The unceasing march of time can be an anxiety source
The unceasing march of time can be an anxiety source. Who sometimes did not want the capacity to freeze in a pleasant moment or to avoid a loved one drifting away. Every now and now, some characters can achieve what they all want to do: stop time: an SF book, film, or TV show.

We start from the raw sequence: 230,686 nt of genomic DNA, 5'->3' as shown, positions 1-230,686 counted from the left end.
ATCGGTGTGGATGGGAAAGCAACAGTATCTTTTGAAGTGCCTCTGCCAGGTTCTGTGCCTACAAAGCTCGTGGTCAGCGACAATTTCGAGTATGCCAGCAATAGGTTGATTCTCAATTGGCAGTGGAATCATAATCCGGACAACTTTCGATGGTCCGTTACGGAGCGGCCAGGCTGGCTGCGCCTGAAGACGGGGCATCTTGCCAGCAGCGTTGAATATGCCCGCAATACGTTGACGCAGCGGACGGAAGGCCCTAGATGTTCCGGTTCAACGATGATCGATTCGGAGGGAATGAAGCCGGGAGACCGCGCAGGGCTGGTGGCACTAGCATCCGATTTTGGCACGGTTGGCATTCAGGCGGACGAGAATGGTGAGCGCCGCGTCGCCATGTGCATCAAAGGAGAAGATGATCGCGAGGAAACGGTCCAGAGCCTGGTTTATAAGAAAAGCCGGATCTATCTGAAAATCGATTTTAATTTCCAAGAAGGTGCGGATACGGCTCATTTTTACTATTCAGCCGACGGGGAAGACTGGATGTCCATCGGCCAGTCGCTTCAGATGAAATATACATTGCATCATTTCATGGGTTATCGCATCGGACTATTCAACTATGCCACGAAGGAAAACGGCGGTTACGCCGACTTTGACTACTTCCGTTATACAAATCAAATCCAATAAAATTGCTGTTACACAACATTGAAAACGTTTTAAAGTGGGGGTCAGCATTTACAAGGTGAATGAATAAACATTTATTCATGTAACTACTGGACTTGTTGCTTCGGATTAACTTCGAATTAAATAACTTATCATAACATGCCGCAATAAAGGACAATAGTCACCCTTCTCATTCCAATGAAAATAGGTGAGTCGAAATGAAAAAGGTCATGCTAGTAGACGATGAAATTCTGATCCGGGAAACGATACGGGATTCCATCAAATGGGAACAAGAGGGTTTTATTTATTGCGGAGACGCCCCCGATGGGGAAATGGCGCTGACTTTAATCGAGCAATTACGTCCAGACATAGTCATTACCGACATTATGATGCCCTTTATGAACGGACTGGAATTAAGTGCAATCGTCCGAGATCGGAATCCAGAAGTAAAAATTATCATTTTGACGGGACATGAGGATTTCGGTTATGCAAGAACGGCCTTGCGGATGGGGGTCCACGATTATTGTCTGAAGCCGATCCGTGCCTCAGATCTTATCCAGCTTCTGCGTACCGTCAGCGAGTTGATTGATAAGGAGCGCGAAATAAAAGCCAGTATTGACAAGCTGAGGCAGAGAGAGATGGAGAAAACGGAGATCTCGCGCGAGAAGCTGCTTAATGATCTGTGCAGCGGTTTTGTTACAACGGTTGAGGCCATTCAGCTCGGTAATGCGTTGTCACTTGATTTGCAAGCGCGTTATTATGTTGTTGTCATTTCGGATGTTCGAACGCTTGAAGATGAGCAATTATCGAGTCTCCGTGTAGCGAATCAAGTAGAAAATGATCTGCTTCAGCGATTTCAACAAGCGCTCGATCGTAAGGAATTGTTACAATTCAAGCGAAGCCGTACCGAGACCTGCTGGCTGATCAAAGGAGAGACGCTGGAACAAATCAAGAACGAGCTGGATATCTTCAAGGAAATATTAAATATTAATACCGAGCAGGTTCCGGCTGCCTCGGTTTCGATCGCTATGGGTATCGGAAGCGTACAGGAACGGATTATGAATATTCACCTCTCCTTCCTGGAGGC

But is that a feasible thing? Answering this question calls for a thorough immersion in physics, philosophy, and human perception. Many physical equations distinguish little between past, present and future, noted Carroll. For example, one time appears in the theory of relativity of Albert Einstein. Time is measured by clocks, according to Einstein’s theory. Since a watch must pass in space, time is enmeshed with room in the broader concept called the space-time underpinning the cosmos. Relativity has famously shown that time may become somewhat gloomy depending on how quickly an observer moves compared with another observer. When you give a person a clock at close-to-low speed aboard a spacecraft, time seems to pass over them slower than a stationary friend who has gone on Earth. And a black hole, with a massive gravity that may twist time, may likewise seem to slow down compared with a distant observer. But, added Carroll, this isn’t a technique to freeze time. Two clocks can be relatively different, yet each will record the usual time in its reference framework.